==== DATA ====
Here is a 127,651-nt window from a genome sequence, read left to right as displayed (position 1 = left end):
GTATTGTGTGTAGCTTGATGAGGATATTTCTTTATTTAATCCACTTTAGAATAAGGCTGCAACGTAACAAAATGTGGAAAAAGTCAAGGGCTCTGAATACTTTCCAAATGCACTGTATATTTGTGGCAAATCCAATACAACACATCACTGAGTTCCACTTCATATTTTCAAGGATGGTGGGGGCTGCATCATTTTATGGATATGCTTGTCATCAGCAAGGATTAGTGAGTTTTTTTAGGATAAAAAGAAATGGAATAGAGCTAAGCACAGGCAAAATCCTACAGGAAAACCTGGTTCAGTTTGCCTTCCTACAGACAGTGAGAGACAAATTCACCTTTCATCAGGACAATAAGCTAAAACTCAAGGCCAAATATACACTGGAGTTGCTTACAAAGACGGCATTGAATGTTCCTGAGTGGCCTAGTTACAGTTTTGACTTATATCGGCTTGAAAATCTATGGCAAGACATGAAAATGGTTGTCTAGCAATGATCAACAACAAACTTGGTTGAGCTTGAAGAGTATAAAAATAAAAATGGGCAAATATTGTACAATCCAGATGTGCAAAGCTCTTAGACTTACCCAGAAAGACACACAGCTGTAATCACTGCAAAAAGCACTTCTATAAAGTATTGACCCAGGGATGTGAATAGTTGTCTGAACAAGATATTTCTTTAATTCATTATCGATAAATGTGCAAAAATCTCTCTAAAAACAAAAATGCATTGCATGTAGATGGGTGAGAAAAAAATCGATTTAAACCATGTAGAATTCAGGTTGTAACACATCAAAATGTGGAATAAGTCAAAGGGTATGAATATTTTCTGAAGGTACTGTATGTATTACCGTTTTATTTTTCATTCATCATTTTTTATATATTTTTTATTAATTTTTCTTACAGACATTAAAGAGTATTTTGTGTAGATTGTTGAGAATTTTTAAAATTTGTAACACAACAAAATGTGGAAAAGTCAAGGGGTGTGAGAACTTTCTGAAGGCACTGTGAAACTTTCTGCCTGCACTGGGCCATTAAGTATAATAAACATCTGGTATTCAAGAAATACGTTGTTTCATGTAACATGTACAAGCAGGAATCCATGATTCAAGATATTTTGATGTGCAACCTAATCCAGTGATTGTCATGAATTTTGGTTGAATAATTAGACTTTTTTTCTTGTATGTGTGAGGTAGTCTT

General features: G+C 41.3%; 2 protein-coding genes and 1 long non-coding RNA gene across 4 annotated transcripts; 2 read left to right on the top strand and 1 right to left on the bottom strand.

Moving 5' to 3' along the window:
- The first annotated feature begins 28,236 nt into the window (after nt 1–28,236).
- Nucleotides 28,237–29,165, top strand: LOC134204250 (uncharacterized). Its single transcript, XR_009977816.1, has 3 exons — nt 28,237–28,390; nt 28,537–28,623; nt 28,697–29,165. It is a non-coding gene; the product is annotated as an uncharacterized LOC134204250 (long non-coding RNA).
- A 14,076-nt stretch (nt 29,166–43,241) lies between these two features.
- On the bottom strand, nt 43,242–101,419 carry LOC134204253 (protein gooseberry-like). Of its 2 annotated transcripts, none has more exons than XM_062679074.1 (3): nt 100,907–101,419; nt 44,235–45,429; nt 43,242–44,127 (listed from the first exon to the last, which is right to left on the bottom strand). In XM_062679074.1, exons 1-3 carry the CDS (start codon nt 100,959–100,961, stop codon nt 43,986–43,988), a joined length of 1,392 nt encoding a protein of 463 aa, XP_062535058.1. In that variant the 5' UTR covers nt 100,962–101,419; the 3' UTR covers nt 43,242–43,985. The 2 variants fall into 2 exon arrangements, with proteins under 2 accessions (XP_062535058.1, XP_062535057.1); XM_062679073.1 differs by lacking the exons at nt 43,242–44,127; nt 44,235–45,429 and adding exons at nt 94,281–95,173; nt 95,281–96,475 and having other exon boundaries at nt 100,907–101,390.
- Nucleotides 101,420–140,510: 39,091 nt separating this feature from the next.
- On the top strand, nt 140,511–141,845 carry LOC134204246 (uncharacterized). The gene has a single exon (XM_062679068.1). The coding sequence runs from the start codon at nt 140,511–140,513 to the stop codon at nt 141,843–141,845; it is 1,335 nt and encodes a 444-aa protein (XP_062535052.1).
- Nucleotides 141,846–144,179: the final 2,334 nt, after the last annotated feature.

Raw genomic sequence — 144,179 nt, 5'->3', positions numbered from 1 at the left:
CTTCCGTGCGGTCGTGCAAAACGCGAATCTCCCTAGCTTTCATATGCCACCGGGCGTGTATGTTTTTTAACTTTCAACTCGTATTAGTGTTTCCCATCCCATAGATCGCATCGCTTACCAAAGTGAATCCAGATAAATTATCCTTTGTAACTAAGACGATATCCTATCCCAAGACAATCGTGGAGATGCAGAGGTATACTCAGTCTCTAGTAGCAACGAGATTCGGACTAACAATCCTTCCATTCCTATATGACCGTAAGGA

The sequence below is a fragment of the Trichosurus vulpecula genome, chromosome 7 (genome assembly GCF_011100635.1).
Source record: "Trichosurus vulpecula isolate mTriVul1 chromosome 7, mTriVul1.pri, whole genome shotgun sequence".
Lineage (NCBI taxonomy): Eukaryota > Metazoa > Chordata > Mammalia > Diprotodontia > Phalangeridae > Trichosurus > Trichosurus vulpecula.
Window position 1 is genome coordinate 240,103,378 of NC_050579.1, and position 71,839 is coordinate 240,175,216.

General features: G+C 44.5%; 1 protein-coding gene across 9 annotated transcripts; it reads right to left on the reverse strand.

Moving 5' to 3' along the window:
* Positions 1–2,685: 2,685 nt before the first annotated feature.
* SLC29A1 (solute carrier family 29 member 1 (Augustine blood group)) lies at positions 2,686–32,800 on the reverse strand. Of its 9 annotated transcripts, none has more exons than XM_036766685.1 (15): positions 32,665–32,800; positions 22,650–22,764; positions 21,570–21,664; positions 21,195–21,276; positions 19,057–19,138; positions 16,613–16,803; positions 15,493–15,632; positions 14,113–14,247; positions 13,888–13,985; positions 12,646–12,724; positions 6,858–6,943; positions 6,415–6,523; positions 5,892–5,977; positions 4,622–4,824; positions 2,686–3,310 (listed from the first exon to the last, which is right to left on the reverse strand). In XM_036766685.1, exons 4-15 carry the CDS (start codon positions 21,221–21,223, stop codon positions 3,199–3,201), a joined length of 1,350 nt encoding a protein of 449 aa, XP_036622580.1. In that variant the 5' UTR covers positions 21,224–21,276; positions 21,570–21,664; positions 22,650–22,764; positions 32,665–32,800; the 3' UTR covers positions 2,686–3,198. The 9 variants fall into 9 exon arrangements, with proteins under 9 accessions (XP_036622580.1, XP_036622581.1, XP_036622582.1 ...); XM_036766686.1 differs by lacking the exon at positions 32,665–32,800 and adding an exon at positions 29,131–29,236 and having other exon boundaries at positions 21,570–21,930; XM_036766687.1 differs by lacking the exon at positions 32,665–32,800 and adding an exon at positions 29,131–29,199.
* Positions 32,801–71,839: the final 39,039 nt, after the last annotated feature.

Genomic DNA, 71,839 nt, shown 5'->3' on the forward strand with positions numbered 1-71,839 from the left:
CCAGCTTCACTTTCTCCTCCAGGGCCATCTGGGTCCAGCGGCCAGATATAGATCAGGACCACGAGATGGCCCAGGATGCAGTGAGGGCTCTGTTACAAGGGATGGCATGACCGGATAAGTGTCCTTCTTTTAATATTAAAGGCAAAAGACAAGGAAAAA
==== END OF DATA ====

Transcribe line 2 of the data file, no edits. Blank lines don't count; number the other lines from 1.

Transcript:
GTATTGTGTGTAGCTTGATGAGGATATTTCTTTATTTAATCCACTTTAGAATAAGGCTGCAACGTAACAAAATGTGGAAAAAGTCAAGGGCTCTGAATACTTTCCAAATGCACTGTATATTTGTGGCAAATCCAATACAACACATCACTGAGTTCCACTTCATATTTTCAAGGATGGTGGGGGCTGCATCATTTTATGGATATGCTTGTCATCAGCAAGGATTAGTGAGTTTTTTTAGGATAAAAAGAAATGGAATAGAGCTAAGCACAGGCAAAATCCTACAGGAAAACCTGGTTCAGTTTGCCTTCCTACAGACAGTGAGAGACAAATTCACCTTTCATCAGGACAATAAGCTAAAACTCAAGGCCAAATATACACTGGAGTTGCTTACAAAGACGGCATTGAATGTTCCTGAGTGGCCTAGTTACAGTTTTGACTTATATCGGCTTGAAAATCTATGGCAAGACATGAAAATGGTTGTCTAGCAATGATCAACAACAAACTTGGTTGAGCTTGAAGAGTATAAAAATAAAAATGGGCAAATATTGTACAATCCAGATGTGCAAAGCTCTTAGACTTACCCAGAAAGACACACAGCTGTAATCACTGCAAAAAGCACTTCTATAAAGTATTGACCCAGGGATGTGAATAGTTGTCTGAACAAGATATTTCTTTAATTCATTATCGATAAATGTGCAAAAATCTCTCTAAAAACAAAAATGCATTGCATGTAGATGGGTGAGAAAAAAATCGATTTAAACCATGTAGAATTCAGGTTGTAACACATCAAAATGTGGAATAAGTCAAAGGGTATGAATATTTTCTGAAGGTACTGTATGTATTACCGTTTTATTTTTCATTCATCATTTTTTATATATTTTTTATTAATTTTTCTTACAGACATTAAAGAGTATTTTGTGTAGATTGTTGAGAATTTTTAAAATTTGTAACACAACAAAATGTGGAAAAGTCAAGGGGTGTGAGAACTTTCTGAAGGCACTGTGAAACTTTCTGCCTGCACTGGGCCATTAAGTATAATAAACATCTGGTATTCAAGAAATACGTTGTTTCATGTAACATGTACAAGCAGGAATCCATGATTCAAGATATTTTGATGTGCAACCTAATCCAGTGATTGTCATGAATTTTGGTTGAATAATTAGACTTTTTTTCTTGTATGTGTGAGGTAGTCTT